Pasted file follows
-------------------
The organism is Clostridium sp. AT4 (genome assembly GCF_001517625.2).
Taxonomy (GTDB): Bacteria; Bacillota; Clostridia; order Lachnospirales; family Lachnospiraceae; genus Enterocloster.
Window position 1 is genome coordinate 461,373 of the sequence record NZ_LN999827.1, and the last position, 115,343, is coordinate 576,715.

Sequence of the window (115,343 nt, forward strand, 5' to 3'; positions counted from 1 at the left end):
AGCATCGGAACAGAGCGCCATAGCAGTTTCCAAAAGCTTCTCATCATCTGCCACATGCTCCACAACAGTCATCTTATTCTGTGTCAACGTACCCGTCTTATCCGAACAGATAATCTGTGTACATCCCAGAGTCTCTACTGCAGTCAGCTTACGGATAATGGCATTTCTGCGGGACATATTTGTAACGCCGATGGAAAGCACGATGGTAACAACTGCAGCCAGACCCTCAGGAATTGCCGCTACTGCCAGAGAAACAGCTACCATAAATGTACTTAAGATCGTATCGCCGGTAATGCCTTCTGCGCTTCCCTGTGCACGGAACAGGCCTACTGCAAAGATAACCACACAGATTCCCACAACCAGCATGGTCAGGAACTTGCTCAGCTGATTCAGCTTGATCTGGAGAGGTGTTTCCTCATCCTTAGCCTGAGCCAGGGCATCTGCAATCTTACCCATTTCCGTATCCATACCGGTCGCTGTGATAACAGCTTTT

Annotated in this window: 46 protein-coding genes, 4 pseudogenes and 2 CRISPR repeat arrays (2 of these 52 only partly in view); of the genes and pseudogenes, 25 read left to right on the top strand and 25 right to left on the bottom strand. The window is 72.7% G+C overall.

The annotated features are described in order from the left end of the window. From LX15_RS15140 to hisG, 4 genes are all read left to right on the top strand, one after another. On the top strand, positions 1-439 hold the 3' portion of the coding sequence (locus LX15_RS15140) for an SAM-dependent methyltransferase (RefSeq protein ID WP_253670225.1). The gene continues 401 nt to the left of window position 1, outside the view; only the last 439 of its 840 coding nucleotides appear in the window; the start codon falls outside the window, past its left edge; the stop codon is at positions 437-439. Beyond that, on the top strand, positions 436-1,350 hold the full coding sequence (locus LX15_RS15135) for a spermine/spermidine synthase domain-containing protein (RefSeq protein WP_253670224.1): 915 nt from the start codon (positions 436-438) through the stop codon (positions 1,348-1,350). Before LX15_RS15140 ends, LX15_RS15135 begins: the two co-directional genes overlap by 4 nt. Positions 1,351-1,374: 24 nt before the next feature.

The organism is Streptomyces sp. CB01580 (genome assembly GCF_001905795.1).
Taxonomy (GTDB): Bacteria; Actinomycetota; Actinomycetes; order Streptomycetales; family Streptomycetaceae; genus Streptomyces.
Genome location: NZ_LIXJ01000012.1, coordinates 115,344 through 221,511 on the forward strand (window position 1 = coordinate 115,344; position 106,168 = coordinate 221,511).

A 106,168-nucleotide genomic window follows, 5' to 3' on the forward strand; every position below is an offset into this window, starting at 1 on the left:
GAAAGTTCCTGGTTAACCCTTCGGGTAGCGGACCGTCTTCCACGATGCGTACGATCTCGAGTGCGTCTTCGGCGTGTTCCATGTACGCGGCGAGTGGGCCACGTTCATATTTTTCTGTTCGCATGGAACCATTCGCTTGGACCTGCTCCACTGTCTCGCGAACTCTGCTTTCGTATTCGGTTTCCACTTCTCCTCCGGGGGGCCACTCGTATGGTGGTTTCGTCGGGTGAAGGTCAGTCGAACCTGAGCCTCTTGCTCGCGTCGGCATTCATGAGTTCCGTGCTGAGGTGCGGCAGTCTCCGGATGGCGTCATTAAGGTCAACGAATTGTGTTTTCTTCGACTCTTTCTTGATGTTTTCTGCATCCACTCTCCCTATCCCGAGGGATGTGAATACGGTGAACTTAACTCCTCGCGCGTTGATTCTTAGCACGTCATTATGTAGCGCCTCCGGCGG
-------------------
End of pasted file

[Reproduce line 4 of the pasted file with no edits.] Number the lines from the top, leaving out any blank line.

Sequence of the window (115,343 nt, forward strand, 5' to 3'; positions counted from 1 at the left end):